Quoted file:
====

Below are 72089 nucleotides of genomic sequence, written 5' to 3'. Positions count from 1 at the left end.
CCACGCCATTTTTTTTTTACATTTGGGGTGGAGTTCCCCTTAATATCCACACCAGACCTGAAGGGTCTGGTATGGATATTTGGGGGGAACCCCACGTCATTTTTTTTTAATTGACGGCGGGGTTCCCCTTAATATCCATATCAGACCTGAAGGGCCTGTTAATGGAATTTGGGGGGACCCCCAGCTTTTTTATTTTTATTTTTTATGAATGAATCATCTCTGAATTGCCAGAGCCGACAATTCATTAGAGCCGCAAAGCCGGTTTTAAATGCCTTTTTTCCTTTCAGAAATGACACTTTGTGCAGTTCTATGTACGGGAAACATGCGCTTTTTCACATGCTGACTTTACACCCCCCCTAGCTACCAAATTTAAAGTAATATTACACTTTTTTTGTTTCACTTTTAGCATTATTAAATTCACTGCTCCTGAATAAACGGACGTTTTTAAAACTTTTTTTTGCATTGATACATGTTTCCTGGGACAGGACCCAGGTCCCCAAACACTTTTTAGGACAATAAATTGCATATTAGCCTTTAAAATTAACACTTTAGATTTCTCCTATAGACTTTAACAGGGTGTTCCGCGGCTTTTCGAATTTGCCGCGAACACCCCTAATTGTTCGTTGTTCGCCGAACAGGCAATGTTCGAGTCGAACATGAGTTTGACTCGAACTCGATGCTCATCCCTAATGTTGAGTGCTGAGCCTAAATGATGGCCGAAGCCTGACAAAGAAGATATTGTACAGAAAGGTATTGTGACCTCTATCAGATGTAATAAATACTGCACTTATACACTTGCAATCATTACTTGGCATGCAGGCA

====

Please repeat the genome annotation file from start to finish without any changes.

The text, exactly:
Below are 72089 nucleotides of genomic sequence, written 5' to 3'. Positions count from 1 at the left end.
CCACGCCATTTTTTTTTTACATTTGGGGTGGAGTTCCCCTTAATATCCACACCAGACCTGAAGGGTCTGGTATGGATATTTGGGGGGAACCCCACGTCATTTTTTTTTAATTGACGGCGGGGTTCCCCTTAATATCCATATCAGACCTGAAGGGCCTGTTAATGGAATTTGGGGGGACCCCCAGCTTTTTTATTTTTATTTTTTATGAATGAATCATCTCTGAATTGCCAGAGCCGACAATTCATTAGAGCCGCAAAGCCGGTTTTAAATGCCTTTTTTCCTTTCAGAAATGACACTTTGTGCAGTTCTATGTACGGGAAACATGCGCTTTTTCACATGCTGACTTTACACCCCCCCTAGCTACCAAATTTAAAGTAATATTACACTTTTTTTGTTTCACTTTTAGCATTATTAAATTCACTGCTCCTGAATAAACGGACGTTTTTAAAACTTTTTTTTGCATTGATACATGTTTCCTGGGACAGGACCCAGGTCCCCAAACACTTTTTAGGACAATAAATTGCATATTAGCCTTTAAAATTAACACTTTAGATTTCTCCTATAGACTTTAACAGGGTGTTCCGCGGCTTTTCGAATTTGCCGCGAACACCCCTAATTGTTCGTTGTTCGCCGAACAGGCAATGTTCGAGTCGAACATGAGTTTGACTCGAACTCGATGCTCATCCCTAATGTTGAGTGCTGAGCCTAAATGATGGCCGAAGCCTGACAAAGAAGATATTGTACAGAAAGGTATTGTGACCTCTATCAGATGTAATAAATACTGCACTTATACACTTGCAATCATTACTTGGCATGCAGGCA